By DJ Rippert
And then there were two. Today, Elizabeth Warren announced that she will withdraw from the presidential race. That leaves Joe Biden, Bernie Sanders and Tulsi Gabbard (yes, she’s still running) as the remaining candidates for the Democratic nomination. Given that Tulsi Gabbard has exactly one delegate (from American Samoa where she was born), the odds of her prevailing are so low that the race can safely be considered a two- man contest. Two weeks ago Joe Biden’s campaign seemed deader than disco. Then came Super Tuesday. Now he’s the front runner.
It seems worthwhile, then, to consider how Biden’s announced policies would affect Virginia if he were elected president this November. Politico keeps an updated list of the candidates’ positions on the issues which you can see here. Politico records the candidates’ positions using fifteen categories. This blog post examines the first five categories — criminal justice, economy (excluding taxes which is a separate category), education, elections and energy (including the environment and climate change). The remaining ten categories will be examined in future articles.
A regular Joe? Biden’s stated positions are widely seen as more conventional, centrist and establishment-oriented than those of Bernie Sanders. While that’s true, Biden is till very much a “tax and spend” Democrat with announced plans to raise taxes by $4 trillion over 10 years. This would constitute the taking of an additional 1.5% of the nation’s Gross Domestic Product for the federal government. Assuming state and local taxes remain a constant percentage of GDP, Biden’s plan would move the U.S. from 27.1% of GDP taken in taxes to 28.6%, putting us just ahead of Ukraine — one of the Biden family’s favorite places. Beyond raising taxes Biden has a variety of other ideas for change. Assuming he can get his ideas enacted into law by Congress (a big assumption), many of his plans would materially change life in Virginia.
Criminal justice. A long list of no’s. No capital punishment, no cash bail, no mandatory minimum sentences, no private prisons. These positions represent significant change for Virginia. For example, despite being a relatively small state, Virginia has executed the second most people since 1976. Virginia also has a number of private prisons.
Economy. Raise the federal minimum wage to $15 and mandate paid family and sick leave. If implemented all at once the minimum wage hike would significantly impact rural and small town Virginia causing job losses. Biden’s specific policies on paid leave are too high level to analyze.
Education. No for-profit charter schools, two years of free community college, forgiveness of student debt for people employed in public service for at least 10 years, and increased pay for teachers through increased Title I funding. Across America only 12% of all charter schools are for-profit and Virginia has less than one percent of its students enrolled in charter schools. No impact. Virginia’s community college system is poorly regarded in some polls without a single community college among the nation’s top 50 in other polls. “Free” tuition for community college is only useful if a state’s community colleges are high quality.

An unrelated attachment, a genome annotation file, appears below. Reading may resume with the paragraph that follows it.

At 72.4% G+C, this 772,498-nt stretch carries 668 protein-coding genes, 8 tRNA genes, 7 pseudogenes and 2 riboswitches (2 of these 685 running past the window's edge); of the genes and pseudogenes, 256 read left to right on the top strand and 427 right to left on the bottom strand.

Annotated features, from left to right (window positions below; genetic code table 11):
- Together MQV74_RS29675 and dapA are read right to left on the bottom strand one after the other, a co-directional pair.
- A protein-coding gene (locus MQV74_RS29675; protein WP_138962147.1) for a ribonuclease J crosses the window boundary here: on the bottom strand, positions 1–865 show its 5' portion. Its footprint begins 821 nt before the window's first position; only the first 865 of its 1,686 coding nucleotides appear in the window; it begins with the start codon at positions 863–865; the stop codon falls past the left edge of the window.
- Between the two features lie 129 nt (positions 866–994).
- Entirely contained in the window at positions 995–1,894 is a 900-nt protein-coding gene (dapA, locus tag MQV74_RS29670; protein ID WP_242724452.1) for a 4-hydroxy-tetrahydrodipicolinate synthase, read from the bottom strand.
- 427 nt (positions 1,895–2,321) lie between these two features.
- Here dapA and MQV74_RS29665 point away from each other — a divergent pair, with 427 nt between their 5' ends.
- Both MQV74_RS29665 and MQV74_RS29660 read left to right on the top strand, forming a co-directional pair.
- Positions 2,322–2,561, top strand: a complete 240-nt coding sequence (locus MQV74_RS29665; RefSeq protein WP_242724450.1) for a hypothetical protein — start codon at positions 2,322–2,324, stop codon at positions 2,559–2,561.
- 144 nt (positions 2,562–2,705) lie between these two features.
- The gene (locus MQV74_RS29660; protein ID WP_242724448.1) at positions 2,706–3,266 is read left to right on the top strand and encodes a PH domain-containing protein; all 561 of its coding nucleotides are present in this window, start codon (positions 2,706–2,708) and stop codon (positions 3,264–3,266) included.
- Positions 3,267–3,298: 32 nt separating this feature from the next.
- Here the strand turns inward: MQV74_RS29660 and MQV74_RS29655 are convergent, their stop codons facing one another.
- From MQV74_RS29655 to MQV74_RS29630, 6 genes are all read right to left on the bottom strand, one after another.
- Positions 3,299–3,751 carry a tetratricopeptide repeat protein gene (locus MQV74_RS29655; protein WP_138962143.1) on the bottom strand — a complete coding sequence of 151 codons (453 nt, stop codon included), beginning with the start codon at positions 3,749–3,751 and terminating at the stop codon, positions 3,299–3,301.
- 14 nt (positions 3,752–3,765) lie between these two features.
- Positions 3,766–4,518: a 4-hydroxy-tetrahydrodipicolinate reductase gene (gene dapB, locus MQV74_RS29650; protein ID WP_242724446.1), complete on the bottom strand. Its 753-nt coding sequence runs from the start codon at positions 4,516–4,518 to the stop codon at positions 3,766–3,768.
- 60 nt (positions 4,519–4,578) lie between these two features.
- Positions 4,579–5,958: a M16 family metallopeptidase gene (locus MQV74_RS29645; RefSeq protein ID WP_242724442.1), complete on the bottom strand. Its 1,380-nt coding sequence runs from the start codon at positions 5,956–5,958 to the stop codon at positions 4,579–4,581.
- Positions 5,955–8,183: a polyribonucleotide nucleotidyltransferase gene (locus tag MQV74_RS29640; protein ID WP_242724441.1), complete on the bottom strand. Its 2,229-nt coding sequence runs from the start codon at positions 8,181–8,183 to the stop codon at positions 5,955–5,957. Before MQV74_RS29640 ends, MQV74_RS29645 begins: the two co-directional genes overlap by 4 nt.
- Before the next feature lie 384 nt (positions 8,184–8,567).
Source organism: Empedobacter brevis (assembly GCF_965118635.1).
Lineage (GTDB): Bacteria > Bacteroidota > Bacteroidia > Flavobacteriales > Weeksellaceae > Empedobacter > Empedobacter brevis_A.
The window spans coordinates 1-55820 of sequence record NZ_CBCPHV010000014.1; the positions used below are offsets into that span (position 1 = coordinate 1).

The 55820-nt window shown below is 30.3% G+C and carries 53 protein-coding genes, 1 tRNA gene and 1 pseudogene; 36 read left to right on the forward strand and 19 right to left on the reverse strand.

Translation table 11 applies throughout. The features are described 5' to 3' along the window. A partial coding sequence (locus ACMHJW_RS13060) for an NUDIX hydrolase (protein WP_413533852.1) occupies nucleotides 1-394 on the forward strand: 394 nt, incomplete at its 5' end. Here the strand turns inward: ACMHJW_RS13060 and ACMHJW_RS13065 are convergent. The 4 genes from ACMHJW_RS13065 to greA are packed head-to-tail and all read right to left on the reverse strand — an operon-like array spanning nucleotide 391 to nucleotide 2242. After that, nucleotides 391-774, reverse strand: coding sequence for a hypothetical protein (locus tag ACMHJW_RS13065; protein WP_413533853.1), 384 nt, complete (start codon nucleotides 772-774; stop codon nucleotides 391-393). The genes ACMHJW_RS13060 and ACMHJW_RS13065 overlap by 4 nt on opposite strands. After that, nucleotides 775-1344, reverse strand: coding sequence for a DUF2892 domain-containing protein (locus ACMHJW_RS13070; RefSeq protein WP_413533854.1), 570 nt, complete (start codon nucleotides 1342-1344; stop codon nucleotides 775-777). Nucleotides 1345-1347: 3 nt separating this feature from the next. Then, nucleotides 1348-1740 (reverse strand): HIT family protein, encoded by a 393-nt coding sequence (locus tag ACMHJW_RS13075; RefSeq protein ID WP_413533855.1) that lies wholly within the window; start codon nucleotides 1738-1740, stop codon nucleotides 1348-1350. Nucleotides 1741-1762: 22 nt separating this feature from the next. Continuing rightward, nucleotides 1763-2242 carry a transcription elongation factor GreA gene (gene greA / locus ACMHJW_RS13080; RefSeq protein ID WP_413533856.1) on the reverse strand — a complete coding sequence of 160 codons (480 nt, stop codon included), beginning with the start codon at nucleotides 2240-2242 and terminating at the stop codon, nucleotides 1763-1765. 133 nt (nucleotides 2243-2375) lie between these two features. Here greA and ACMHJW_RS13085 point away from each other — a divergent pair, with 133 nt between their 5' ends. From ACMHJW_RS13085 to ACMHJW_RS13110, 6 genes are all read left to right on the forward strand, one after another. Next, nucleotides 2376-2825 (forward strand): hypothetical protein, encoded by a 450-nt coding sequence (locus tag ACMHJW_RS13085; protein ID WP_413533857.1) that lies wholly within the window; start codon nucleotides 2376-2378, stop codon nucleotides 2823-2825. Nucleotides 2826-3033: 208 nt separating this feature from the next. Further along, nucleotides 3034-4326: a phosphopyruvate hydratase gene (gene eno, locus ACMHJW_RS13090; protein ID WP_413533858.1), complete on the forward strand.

Based on the ratings, Virginia would need to “up its game” to take full advantage of the “free” tuition. For student debt reform the Public Service Loan Forgiveness program already does what Biden proposes to do. However, it has been badly implemented and is plagued by problems. Biden’s actual proposal is to fix this existing program. The irony of significantly increasing the scope of a federal government that can’t effectively operate the programs it already has in place is apparently lost on Mr. Biden. Increasing teacher pay — Virginia provides the 34th highest pay for teachers among the 50 states and D.C. There has also been a whopping 9.7% decrease (adjusted for inflation) in average teacher pay since 2000. Anything the Federal government can do to blunt some of our state’s poor performance with regard to teachers’ salaries would be helpful.
Campaign finance. “Overturn” Citizens United decision. It’s hard to say how politicians think they can overturn a U.S. Supreme Court decision without a constitutional amendment, but Biden clearly thinks unlimited spending in politics should not be allowed. To the extent that Virginia’s Democratic Party majority in the General Assembly starts to listen to their national leaders on campaign finance reform this could be very beneficial to the Old Dominion.
Energy. Nukes are good, drilling for oil and gas on federal land is bad, carbon emissions should be taxed. A big net positive for Virginia where a lot of electricity is generated by nuclear power, offshore drilling will be blocked when Northam signs the new law and we are a relatively low per capita carbon emitter. Biden’s energy proposals would enhance Virginia’s competitive position vs. other states.
Stayed tuned for the next five categories — food & agriculture, gun control, health care and immigration.There are currently no comments highlighted.